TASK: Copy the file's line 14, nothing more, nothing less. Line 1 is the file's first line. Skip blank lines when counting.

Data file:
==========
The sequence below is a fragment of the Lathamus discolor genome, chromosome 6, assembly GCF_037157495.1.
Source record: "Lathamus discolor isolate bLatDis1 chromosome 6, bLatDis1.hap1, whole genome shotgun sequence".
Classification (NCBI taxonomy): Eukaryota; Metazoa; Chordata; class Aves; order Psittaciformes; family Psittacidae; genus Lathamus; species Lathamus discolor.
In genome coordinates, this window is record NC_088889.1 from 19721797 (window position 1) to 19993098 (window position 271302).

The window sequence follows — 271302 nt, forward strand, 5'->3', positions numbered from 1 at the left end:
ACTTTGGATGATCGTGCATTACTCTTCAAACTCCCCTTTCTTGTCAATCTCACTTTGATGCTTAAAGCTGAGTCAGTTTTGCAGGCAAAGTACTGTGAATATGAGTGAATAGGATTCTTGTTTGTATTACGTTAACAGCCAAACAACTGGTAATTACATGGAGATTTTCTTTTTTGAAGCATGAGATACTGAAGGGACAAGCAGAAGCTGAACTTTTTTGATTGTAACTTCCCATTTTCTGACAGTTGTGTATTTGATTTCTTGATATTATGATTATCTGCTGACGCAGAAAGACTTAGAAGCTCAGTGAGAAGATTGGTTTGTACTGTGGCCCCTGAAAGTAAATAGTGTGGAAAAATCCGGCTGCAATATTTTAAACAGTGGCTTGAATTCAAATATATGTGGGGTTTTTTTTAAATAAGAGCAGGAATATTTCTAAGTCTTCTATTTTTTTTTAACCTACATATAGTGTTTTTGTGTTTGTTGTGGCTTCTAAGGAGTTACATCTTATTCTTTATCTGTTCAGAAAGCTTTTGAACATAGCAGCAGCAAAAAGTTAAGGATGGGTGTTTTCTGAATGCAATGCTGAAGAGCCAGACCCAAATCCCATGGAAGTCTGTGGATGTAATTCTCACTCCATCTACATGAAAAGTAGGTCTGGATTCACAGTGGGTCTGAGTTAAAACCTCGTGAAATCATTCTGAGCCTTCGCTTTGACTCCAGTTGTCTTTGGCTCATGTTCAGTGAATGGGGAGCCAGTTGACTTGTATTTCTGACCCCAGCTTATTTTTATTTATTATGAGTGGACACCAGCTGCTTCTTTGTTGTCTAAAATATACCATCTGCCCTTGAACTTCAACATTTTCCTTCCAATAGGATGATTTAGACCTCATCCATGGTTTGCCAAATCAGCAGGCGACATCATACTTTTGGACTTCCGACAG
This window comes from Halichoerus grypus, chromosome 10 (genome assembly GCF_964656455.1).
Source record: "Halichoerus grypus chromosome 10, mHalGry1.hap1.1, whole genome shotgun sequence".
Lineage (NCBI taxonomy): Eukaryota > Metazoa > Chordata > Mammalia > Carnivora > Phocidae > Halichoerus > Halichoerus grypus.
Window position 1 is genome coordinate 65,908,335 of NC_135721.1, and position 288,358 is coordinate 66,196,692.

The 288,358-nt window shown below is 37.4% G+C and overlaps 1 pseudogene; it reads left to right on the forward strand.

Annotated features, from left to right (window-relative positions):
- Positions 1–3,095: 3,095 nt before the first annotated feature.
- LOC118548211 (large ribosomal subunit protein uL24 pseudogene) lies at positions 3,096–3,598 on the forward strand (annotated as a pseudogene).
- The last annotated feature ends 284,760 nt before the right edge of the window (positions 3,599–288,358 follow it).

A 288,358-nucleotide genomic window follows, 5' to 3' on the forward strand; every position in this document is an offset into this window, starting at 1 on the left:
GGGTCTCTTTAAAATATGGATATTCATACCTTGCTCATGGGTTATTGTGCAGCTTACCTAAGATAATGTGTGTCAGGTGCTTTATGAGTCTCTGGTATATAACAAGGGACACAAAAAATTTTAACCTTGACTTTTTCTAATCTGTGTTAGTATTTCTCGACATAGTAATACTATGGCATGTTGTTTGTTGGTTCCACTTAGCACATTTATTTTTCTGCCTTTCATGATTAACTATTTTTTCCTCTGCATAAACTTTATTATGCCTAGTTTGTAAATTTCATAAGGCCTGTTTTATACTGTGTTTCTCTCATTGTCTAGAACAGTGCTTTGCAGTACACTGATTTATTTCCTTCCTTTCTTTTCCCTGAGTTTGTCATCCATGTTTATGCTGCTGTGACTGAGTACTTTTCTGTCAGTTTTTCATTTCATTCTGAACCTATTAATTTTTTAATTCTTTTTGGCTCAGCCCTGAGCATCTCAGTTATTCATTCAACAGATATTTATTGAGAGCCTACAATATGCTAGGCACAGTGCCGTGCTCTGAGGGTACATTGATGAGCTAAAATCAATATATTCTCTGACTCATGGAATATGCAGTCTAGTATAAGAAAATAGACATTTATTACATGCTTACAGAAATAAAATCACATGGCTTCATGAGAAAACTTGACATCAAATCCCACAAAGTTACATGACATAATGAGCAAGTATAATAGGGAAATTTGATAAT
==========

- LOC118548211 (large ribosomal subunit protein uL24 pseudogene) lies at positions 3,096–3,598 on the forward strand (annotated as a pseudogene).